Editorial See corresponding articles on pages 153, 168, 184, 192, and 218.

Reflections on nutritional cancer epidemiology Paolo Boffetta* Tisch Cancer Institute, Icahn School of Medicine at Mount Sinai, New York, NY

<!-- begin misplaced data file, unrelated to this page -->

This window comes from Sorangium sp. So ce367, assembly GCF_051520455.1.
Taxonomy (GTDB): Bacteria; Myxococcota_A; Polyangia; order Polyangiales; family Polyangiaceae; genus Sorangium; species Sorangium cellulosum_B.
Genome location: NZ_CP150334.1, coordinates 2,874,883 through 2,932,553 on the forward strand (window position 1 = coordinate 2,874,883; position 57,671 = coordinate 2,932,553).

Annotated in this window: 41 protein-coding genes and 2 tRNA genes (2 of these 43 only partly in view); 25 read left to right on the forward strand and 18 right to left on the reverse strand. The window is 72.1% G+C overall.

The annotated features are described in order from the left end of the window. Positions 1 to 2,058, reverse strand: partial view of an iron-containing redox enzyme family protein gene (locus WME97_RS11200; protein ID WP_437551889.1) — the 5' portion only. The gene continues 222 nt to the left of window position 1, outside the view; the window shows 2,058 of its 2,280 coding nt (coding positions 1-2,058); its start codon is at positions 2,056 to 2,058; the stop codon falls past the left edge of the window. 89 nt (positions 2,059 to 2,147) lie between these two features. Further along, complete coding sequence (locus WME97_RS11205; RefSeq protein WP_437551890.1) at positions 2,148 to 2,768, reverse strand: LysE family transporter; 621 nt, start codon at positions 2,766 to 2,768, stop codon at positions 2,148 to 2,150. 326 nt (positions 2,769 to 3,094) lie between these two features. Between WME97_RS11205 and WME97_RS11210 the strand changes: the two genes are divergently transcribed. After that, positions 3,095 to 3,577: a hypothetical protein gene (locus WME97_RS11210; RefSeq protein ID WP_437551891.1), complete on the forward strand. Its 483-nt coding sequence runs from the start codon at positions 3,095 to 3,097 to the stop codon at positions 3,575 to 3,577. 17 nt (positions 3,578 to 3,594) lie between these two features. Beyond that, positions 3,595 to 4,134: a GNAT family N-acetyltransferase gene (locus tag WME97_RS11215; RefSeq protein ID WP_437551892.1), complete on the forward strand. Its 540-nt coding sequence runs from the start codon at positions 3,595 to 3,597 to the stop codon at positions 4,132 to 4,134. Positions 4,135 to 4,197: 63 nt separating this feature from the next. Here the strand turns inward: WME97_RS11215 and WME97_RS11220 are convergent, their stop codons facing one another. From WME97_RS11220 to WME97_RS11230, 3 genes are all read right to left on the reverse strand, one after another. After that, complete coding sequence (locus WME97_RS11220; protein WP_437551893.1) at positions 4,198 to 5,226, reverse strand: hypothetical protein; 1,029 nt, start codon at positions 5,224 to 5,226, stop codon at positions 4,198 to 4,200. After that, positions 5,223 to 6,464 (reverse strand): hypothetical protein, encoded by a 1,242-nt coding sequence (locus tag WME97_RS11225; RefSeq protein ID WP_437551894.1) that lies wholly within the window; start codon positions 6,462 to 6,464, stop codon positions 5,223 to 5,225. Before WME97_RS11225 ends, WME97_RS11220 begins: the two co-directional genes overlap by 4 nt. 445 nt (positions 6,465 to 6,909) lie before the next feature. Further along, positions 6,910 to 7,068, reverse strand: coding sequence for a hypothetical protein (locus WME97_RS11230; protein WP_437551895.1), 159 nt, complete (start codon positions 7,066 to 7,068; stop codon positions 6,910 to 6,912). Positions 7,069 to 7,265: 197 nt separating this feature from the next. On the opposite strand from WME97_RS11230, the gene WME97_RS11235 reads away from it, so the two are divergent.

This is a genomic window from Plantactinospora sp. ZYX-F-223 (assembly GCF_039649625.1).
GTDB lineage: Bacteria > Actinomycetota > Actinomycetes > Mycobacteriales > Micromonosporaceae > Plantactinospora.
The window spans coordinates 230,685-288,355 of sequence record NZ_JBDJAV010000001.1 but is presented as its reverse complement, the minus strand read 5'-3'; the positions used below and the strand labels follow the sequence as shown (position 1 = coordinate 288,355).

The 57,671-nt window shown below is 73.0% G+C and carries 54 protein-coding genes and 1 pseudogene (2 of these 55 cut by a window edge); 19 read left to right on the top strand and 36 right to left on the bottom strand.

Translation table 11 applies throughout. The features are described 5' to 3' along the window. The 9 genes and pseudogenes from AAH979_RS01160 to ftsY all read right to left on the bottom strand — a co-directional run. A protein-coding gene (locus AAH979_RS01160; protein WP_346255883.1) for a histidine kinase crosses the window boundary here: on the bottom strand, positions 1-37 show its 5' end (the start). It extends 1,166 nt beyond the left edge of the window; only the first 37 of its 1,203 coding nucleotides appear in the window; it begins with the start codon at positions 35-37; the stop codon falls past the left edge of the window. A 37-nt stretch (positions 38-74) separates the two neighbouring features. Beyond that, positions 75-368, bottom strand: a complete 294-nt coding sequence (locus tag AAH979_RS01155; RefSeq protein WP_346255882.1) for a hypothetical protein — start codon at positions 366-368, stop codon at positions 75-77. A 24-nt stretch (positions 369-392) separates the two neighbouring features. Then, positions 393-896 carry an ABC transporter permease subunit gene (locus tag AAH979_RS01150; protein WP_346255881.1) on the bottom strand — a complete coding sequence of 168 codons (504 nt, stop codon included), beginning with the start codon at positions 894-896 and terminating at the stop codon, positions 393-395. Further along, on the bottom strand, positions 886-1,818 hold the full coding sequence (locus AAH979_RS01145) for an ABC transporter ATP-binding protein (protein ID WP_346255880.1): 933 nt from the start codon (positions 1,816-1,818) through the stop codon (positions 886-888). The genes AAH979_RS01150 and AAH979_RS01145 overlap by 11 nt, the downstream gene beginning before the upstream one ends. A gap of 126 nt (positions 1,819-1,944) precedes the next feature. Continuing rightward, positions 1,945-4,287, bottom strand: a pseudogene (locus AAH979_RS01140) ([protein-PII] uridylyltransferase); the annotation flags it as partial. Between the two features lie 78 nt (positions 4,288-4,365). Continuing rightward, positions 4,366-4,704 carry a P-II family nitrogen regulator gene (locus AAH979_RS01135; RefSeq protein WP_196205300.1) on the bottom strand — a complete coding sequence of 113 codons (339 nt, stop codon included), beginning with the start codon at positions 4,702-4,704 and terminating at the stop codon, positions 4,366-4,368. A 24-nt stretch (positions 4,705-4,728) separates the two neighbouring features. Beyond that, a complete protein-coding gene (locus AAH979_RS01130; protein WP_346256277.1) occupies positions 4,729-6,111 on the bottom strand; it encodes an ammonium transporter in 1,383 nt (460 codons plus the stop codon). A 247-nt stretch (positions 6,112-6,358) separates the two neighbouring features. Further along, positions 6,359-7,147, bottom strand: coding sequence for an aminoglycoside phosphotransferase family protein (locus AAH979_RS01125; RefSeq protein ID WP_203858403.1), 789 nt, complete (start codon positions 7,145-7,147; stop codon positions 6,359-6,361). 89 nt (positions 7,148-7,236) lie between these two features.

In this issue of the Journal, no fewer than 5 articles provide new results on the association between diet and cancer (1–5). These articles address different aspects of research on diet and cancers, and a careful discussion of strengths and weaknesses of each study and the implications of their results would go beyond the scope of this editorial. However, their concomitant publication offers the opportunity for some considerations of the general nature on nutritional cancer epidemiologic research. A first theme, which is illustrated by the results of 3 of the studies, is the importance of stratifying cancers according to clinical and molecular characteristics. In the first study (1), an association with a vegan diet was weaker for advanced prostate cancer, the most relevant form of the disease from a biologic and a clinical viewpoint, than for the whole population of patients, thus detracting from the plausibility of a real association. In the second study (3), an association between meat intake and colorectal cancer survival was suggested for patients harboring a Kirsten rat sarcoma viral oncogene homolog (KRAS) mutation. In the third study (5), a protective effect of vegetable intake was suggested for hormone receptor–negative cases of breast cancer. The understanding of the molecular heterogeneity of human cancers has grown enormously in the past decade, leading to major advances in patient stratification and more effective therapeutic interventions (6). Most cancer epidemiologic research previously did not follow this trend, largely because epidemiologists rely on antiquated instruments, such as death certificates and reports of cancer registries, to assess the occurrence of cancer. It is clearly the time to invest a much larger number of resources in the assessment of outcomes, including access to tumor samples and to results of molecular analyses. The need for increased specificity in the definition of the phenotype leads to a consideration on the role of prospective cohort studies in etiological research on diet and cancer. The current paradigm is that prospective cohort studies provide stronger evidence in support of, or against, a given hypothesis than other study designs, such as the retrospective (case-control) study and the cross-sectional study (7). The main argument in favor of the prospective approach over the retrospective or the cross-sectional approach is the reduced opportunity for bias from selection of study subjects and assessment of dietary exposures. One limitation of cohort studies, however, is the ability to investigate rare outcomes, and the molecular and clinical stratification of cancer patients discussed above poses important challenges in terms of statistical power. For example, in the study of meat intake and colorectal cancer